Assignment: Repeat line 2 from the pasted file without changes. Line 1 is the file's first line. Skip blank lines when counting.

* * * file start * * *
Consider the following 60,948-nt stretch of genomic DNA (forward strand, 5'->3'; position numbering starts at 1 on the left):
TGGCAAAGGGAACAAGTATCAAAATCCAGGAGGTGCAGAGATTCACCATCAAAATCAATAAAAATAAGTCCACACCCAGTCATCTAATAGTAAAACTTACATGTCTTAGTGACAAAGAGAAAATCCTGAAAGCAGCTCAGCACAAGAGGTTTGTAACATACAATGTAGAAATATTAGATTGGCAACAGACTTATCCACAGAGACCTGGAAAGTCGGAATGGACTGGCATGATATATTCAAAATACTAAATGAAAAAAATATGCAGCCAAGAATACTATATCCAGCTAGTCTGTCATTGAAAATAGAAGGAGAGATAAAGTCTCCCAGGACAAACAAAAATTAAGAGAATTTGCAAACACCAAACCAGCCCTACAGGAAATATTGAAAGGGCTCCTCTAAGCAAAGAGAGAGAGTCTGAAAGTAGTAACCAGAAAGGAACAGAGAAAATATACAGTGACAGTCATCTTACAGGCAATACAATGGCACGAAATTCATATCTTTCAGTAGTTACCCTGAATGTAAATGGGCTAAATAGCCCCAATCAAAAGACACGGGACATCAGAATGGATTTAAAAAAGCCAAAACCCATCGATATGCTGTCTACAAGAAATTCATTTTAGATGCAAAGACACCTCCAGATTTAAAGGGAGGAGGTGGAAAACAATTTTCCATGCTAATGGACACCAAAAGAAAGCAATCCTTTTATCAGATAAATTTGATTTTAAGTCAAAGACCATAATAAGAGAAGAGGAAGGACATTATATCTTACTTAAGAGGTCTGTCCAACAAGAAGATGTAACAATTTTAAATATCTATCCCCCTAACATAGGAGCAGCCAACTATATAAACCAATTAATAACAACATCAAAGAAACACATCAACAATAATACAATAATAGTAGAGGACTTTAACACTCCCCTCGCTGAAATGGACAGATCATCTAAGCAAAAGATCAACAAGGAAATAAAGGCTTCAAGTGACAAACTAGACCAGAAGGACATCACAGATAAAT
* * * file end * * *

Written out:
TGGCAAAGGGAACAAGTATCAAAATCCAGGAGGTGCAGAGATTCACCATCAAAATCAATAAAAATAAGTCCACACCCAGTCATCTAATAGTAAAACTTACATGTCTTAGTGACAAAGAGAAAATCCTGAAAGCAGCTCAGCACAAGAGGTTTGTAACATACAATGTAGAAATATTAGATTGGCAACAGACTTATCCACAGAGACCTGGAAAGTCGGAATGGACTGGCATGATATATTCAAAATACTAAATGAAAAAAATATGCAGCCAAGAATACTATATCCAGCTAGTCTGTCATTGAAAATAGAAGGAGAGATAAAGTCTCCCAGGACAAACAAAAATTAAGAGAATTTGCAAACACCAAACCAGCCCTACAGGAAATATTGAAAGGGCTCCTCTAAGCAAAGAGAGAGAGTCTGAAAGTAGTAACCAGAAAGGAACAGAGAAAATATACAGTGACAGTCATCTTACAGGCAATACAATGGCACGAAATTCATATCTTTCAGTAGTTACCCTGAATGTAAATGGGCTAAATAGCCCCAATCAAAAGACACGGGACATCAGAATGGATTTAAAAAAGCCAAAACCCATCGATATGCTGTCTACAAGAAATTCATTTTAGATGCAAAGACACCTCCAGATTTAAAGGGAGGAGGTGGAAAACAATTTTCCATGCTAATGGACACCAAAAGAAAGCAATCCTTTTATCAGATAAATTTGATTTTAAGTCAAAGACCATAATAAGAGAAGAGGAAGGACATTATATCTTACTTAAGAGGTCTGTCCAACAAGAAGATGTAACAATTTTAAATATCTATCCCCCTAACATAGGAGCAGCCAACTATATAAACCAATTAATAACAACATCAAAGAAACACATCAACAATAATACAATAATAGTAGAGGACTTTAACACTCCCCTCGCTGAAATGGACAGATCATCTAAGCAAAAGATCAACAAGGAAATAAAGGCTTCAAGTGACAAACTAGACCAGAAGGACATCACAGATAAAT